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Designing Calorie Counter Smartphone Applications for Effective Weight Loss

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Date Issued:
2019
Abstract/Description:
Poor dietary choices and lack of physical activity are two main contributing factors for the increasing prevalence of overweight and obesity in the United States. Overweight and obese individuals are at risk for developing major life-threatening diseases. Weight loss is an effective means for reversing these adverse health effects, and smartphone applications (apps) may be an effective means for supporting weight loss outside of formal clinical settings. This study involved identifying factors that contribute to effective weight loss to compare with functionality commonly found in a sample of calorie counter apps. A content analysis was performed using a design framework that included a conceptual model describing the interaction of behaviors for effective weight loss and functional design requirements based upon behavior change and motivation to achieve weight loss. The requirements were used to analyze the presence of features in a sample of popular calorie counting apps, to infer their capability in supporting users' motivation to achieve weight loss. Results indicated that app features might not provide sufficient support to facilitate effective weight loss. Lack of supportive features affects perceived autonomy, relatedness, and competence, reducing motivation. This study provided guidelines to improve the design of calorie counter apps to include more features that support users as they engage in weight loss behaviors. The guidelines may become practical for use in mHealth apps used as part of formal and informal weight management strategies. Implications for future research involving wearable technologies and the use of gamified design strategies are discussed.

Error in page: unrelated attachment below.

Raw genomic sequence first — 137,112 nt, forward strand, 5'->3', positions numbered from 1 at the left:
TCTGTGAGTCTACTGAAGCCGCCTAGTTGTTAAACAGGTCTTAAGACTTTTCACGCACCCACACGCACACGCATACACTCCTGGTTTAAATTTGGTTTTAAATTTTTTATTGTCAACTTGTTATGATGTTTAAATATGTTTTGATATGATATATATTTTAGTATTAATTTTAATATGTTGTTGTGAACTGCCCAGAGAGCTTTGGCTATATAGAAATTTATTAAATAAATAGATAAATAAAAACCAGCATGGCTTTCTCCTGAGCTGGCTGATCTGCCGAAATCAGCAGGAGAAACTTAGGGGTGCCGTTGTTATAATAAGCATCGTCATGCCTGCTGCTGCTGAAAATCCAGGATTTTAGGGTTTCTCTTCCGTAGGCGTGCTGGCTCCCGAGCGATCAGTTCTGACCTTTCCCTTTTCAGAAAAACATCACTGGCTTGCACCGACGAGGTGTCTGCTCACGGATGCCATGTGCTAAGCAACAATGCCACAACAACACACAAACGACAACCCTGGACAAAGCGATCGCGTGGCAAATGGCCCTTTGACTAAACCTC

Title: Designing Calorie Counter Smartphone Applications for Effective Weight Loss.
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Name(s): Milliard, Sharlin, Author
Fanfarelli, Joseph, Committee Chair
Bockelman, Patricia, Committee CoChair
Hartshorne, Richard, Committee Member
University of Central Florida, Degree Grantor
Type of Resource: text
Date Issued: 2019
Publisher: University of Central Florida
Language(s): English
Abstract/Description: Poor dietary choices and lack of physical activity are two main contributing factors for the increasing prevalence of overweight and obesity in the United States. Overweight and obese individuals are at risk for developing major life-threatening diseases. Weight loss is an effective means for reversing these adverse health effects, and smartphone applications (apps) may be an effective means for supporting weight loss outside of formal clinical settings. This study involved identifying factors that contribute to effective weight loss to compare with functionality commonly found in a sample of calorie counter apps. A content analysis was performed using a design framework that included a conceptual model describing the interaction of behaviors for effective weight loss and functional design requirements based upon behavior change and motivation to achieve weight loss. The requirements were used to analyze the presence of features in a sample of popular calorie counting apps, to infer their capability in supporting users' motivation to achieve weight loss. Results indicated that app features might not provide sufficient support to facilitate effective weight loss. Lack of supportive features affects perceived autonomy, relatedness, and competence, reducing motivation. This study provided guidelines to improve the design of calorie counter apps to include more features that support users as they engage in weight loss behaviors. The guidelines may become practical for use in mHealth apps used as part of formal and informal weight management strategies. Implications for future research involving wearable technologies and the use of gamified design strategies are discussed.
Identifier: CFE0007838 (IID), ucf:52824 (fedora)
Note(s): 2019-12-01
M.S.
Sciences,
Masters
This record was generated from author submitted information.
Subject(s): weight loss -- calorie counter -- smartphone applications -- design -- behavior change techniques -- self-determination theory -- mHealth -- basic psychological needs -- behavioral strategies
Persistent Link to This Record: http://purl.flvc.org/ucf/fd/CFE0007838
Restrictions on Access: public 2019-12-15
Host Institution: UCF

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